I can’t help but feel that thinking you’ve overcome the least good bits of your own humanity is probably only ever a sign that you’re successfully kidding yourself.


Guest blog from Jason Lewis

Jason contacted me by email to ask if I’d host this post. It’s interesting stuff – I think we should be doing more to explore the social impact of religion. I don’t think you need to believe anything specific to benefit from many of the things a religious practice can do – themes I’ve explored in Spirituality without Structure and When a Pagan Prays. I think what Jason says has relevance for all faith groups and its interesting to think about how we might apply this to a Pagan context.

 

This Is Why Seniors  Should Attend Church

Whether you’re ultra-religious, simply spiritual, or somewhere in between, church can give you perspective on life’s ups and downs in a safe environment. While people of all ages can benefit from a weekly prayer session, it can be particularly helpful for seniors — here’s why.

 

Mental Health

Due to life circumstances that may be unique to their age or health concerns, elderly people often confront a variety of emotions or mindsets that may be somewhat debilitating and hard to bear. These include a sense of isolation, loneliness, boredom, and grief, as well as others. Seniors need activity in their lives to help ward off isolation and depression, which can lead to risky behavior like substance abuse. Studies show that seniors who regularly attend church have greater mental health than those who do not. In fact, depressive symptoms improved and they were able to cope with illness better later on in life.

 

Preventative Care

Seniors who regularly attend church are more apt to stay on top of preventative care such as flu shots and cancer screenings. Those struggling with medical costs will benefit from church-sponsored health fairs that offer service like those listed above and more. Church communities tend to promote ways to live a healthier life.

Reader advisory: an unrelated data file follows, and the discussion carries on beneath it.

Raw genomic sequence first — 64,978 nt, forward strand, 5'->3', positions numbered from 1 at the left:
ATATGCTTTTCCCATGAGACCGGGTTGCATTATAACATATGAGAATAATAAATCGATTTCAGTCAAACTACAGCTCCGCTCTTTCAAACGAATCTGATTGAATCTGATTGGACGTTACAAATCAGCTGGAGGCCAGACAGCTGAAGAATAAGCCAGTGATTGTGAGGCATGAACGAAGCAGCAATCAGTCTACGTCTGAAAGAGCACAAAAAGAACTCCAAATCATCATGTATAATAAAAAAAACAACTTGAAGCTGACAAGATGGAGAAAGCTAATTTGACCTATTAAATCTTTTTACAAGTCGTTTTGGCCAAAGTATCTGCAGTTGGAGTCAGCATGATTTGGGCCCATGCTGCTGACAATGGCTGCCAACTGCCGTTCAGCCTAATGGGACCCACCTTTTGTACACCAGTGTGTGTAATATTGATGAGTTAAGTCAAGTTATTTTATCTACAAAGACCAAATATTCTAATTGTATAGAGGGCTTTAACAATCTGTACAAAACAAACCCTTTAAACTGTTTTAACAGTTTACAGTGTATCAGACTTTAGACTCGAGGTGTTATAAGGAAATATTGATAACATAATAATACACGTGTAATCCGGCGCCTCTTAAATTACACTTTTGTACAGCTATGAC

Social Life

Research suggests that when seniors retain some semblance of a social life, they can decrease — or slow down — the rate of cognitive decline. It’s likely that they’ll make friends who they’ll see outside of the church environment. Even acquaintances can be beneficial as there’s the possibility of meeting someone younger who can help with lawn work or occasional errands.

There may even be an opportunity to contribute to the community, which can give the elderly a sense of purpose that could help ward off depression. Going to a place of worship gives seniors a safe place to get support through good times and bad.

 

Cognitive Health

Between participating in church services (singing, reciting prayers, listening to a sermon, etc.) to socializing with other members of the congregation, the church environment can help prevent dementia, Alzheimer’s, and other cognitive disorders.

 

Longer Life Span

Studies indicate that attending church can lower stress levels, which reduces inflammation that increases the risk for disease — it actually may reduce mortality rate by 55 percent. Religious attendance is also known to boost the immune system, decrease blood pressure, and possibly change bad behaviors such as smoking, excess drinking, and promiscuity.